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Alzheimer's Disease Awareness Behavior Brain and Mental Performance

Heavy Drinking May Accelerate Development Of Alzheimer’s Disease

11 months, 2 weeks ago

5986  0
Posted on Jun 14, 2023, 12 p.m.

Researchers from Scripps Research and the University of Bologna have published a study in the journal eNeuro which suggest that those with a genetic predisposition to dementia should think twice before engaging in heavy alcohol consumption, as they have reported that alcohol use disorder (AUD) accelerates the progression of Alzheimer’s disease (AD) among those susceptible to the debilitating brain-wasting disease. 

This study specifically revealed that repeated alcohol intoxication is associated with changes in gene expression indicative of disease progression in the brains of mice that were genetically predisposed to AD. Demonstrating that when the animals were exposed to intoxicating amounts of alcohol repeatedly, they exhibited signs of cognitive decline two months sooner than they typically would have.

“Adding ethanol to an Alzheimer’s genetic background pushes Alzheimer’s forward by a few months or a few years,” said co-lead author Federico Manuel Giorgi, Ph.D., a professor of Computational Genomics at the University of Bologna.

“We started seeing cognitive impairments in the alcohol-treated mice approximately two months before they would normally develop these impairments,” says co-lead author Pietro Paolo Sanna, MD, a professor of Immunology and Microbiology at Scripps Research.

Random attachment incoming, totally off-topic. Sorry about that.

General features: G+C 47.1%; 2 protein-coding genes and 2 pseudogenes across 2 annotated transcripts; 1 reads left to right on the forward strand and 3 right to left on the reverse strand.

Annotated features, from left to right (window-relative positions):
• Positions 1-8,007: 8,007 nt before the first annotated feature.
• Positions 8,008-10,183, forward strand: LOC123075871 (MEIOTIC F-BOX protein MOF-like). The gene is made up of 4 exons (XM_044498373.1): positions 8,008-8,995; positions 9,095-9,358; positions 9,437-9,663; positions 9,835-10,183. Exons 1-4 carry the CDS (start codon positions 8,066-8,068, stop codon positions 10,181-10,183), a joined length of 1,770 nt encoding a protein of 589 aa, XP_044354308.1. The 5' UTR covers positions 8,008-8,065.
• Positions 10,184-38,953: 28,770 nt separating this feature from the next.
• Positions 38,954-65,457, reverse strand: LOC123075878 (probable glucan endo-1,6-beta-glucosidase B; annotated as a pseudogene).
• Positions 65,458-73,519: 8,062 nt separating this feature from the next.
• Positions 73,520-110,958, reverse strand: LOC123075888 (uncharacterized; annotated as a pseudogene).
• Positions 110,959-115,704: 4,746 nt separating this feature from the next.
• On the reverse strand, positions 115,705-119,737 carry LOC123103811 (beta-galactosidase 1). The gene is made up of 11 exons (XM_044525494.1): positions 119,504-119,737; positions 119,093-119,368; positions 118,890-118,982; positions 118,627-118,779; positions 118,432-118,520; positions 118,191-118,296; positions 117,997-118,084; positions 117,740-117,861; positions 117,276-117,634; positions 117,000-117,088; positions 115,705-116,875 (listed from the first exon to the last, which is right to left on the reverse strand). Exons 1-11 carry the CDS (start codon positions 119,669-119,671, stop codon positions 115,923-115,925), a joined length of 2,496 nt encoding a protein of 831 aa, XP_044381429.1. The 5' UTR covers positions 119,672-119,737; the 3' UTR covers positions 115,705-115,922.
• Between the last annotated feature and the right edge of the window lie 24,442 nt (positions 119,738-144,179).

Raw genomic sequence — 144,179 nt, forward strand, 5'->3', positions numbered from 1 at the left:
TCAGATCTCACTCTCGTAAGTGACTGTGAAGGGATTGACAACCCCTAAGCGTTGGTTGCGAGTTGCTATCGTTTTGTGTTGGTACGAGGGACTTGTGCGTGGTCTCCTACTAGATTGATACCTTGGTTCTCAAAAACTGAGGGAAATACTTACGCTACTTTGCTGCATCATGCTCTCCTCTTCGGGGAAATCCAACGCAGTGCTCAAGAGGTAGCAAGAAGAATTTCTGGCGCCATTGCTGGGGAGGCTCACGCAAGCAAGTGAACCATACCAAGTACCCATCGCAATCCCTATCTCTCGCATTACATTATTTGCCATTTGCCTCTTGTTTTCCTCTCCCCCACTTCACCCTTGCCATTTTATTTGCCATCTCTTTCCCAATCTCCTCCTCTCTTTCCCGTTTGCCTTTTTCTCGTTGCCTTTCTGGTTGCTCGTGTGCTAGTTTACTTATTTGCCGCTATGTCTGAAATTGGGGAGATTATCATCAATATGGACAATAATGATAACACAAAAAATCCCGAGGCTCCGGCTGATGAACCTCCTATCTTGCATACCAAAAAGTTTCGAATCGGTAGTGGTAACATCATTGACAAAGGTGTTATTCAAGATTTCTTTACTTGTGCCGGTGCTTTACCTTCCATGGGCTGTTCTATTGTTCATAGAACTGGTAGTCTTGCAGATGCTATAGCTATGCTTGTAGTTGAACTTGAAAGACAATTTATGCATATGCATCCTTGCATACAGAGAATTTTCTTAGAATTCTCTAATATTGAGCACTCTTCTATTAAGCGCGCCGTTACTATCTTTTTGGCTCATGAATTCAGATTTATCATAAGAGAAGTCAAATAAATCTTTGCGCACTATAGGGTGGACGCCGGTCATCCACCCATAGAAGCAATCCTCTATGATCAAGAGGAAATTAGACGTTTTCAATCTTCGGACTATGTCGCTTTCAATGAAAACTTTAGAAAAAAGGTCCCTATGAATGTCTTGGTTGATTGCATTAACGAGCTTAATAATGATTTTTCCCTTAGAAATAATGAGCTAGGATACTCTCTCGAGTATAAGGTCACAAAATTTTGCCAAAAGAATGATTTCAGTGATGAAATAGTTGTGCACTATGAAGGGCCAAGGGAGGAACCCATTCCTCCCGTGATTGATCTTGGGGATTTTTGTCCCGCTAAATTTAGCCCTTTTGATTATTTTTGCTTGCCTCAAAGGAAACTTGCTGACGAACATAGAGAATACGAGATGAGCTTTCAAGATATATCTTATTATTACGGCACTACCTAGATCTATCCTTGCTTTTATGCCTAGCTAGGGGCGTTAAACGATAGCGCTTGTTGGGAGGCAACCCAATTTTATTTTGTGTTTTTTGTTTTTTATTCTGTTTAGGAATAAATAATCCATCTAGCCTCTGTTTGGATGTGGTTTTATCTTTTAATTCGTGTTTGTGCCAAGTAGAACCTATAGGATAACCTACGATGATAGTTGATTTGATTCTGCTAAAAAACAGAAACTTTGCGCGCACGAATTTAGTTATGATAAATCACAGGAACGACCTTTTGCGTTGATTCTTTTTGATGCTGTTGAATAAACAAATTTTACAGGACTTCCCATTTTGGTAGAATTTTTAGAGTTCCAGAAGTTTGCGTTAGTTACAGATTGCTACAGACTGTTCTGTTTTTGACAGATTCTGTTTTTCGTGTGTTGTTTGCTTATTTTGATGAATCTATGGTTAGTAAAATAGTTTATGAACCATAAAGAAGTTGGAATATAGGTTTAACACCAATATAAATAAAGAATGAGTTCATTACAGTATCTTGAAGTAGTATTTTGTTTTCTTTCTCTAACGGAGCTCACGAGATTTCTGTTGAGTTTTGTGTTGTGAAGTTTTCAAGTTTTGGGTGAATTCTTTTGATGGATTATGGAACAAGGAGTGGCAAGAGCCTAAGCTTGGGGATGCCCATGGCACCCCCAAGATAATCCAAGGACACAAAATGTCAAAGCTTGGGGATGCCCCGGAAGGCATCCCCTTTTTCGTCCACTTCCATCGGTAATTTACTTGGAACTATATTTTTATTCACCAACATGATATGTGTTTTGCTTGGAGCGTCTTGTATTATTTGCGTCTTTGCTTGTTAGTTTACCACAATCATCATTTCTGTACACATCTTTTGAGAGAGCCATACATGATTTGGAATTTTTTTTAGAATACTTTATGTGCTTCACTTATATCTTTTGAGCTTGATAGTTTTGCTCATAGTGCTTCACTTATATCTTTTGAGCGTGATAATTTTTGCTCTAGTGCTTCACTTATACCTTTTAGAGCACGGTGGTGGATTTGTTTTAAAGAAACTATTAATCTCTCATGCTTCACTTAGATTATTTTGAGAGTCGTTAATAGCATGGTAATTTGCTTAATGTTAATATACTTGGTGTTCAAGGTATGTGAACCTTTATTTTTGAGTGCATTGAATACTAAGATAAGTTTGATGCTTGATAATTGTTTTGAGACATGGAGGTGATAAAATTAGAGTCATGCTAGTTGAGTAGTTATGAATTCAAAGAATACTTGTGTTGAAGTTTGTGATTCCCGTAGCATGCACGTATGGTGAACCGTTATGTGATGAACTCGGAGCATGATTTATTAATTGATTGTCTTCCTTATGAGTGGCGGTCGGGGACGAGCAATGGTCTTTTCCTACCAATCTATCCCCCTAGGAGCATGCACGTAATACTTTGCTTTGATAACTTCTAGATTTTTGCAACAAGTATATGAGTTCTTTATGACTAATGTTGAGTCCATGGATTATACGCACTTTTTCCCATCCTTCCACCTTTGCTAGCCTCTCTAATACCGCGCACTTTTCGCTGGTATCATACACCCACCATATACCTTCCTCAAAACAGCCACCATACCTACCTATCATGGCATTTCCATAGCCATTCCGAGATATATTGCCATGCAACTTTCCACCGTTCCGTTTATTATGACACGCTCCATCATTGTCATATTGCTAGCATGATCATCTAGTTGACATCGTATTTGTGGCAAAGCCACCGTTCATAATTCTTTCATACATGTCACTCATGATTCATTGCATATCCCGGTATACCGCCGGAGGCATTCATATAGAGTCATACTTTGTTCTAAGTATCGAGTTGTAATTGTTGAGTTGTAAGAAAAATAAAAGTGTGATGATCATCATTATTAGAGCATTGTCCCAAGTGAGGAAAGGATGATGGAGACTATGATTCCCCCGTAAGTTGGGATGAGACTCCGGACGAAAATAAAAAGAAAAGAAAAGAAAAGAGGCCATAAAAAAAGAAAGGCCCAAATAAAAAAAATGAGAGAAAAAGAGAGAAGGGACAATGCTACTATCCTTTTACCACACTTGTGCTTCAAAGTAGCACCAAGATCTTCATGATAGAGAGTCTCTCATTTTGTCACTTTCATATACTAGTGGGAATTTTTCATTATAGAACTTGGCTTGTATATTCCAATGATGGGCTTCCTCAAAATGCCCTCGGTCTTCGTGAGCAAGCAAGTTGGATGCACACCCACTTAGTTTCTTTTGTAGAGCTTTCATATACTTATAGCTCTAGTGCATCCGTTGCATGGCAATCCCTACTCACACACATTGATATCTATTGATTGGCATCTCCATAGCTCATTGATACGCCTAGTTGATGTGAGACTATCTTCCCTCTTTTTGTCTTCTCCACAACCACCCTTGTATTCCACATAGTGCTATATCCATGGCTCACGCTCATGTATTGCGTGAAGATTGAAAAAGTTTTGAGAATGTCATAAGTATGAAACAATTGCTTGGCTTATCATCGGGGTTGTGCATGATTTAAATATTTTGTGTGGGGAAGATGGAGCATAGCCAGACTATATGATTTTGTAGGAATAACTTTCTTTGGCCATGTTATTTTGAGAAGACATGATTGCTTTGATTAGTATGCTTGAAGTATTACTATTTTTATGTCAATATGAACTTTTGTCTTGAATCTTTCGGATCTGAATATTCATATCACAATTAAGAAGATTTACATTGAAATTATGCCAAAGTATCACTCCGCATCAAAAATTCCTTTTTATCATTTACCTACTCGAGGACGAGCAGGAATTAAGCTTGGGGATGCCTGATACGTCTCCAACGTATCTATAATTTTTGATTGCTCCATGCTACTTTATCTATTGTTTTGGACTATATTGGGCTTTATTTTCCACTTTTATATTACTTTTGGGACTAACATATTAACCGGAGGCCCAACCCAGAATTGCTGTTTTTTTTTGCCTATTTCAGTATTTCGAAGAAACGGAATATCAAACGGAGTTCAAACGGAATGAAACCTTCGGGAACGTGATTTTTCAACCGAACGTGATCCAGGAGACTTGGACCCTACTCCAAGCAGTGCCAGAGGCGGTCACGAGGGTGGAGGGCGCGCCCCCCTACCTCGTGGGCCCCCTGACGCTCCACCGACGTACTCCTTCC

When compared to control mice carrying the 3 genes that make them susceptible to AD that were not exposed to alcohol, the exposed animals became progressively worse at learning and remembering spatial patterns. Gene expression of more than 100,000 individual cells from the animals were characterized and compared from exposed and control animals to determine what was happening to these cells during AUD. 

Alcohol exposure was found to be associated with widespread changes in gene expression in the prefrontal cortex. Exposed mice specifically had higher expression of genes associated with inflammation, neuronal excitability, as well as neurodegeneration, and these changes occurred in neurons, astrocytes, microglia, endothelial cells, and other supporting cells. 

"This is interesting because it used to be thought that neurons were the ones carrying out all the responses associated with Alzheimer’s disease, and only recently have these cell types been recognized as having a role in Alzheimer’s pathogenesis," says Giorgi.

Further comparison of gene transcription profiles of exposed and control animals of different ages as well as different stages of AD with the same genetic history revealed that the gene transcription profiles of the exposed mice resembled those of older mice with more severe cognitive decline than mice of their own age.

“When we compared the alcohol-exposed mice to the same type of mice with early or late progression of the disease—so mice that are not yet impaired in any way and mice that are really compromised—we found that the effect of alcohol is to move gene expression towards the advanced disease,” said Sanna.

“The mechanisms of progression that this dataset will uncover may apply to Alzheimer’s in general, even without alcohol,” says Sanna. “Ultimately, this gene expression analysis will identify key regulatory genes that drive Alzheimer’s progression.”

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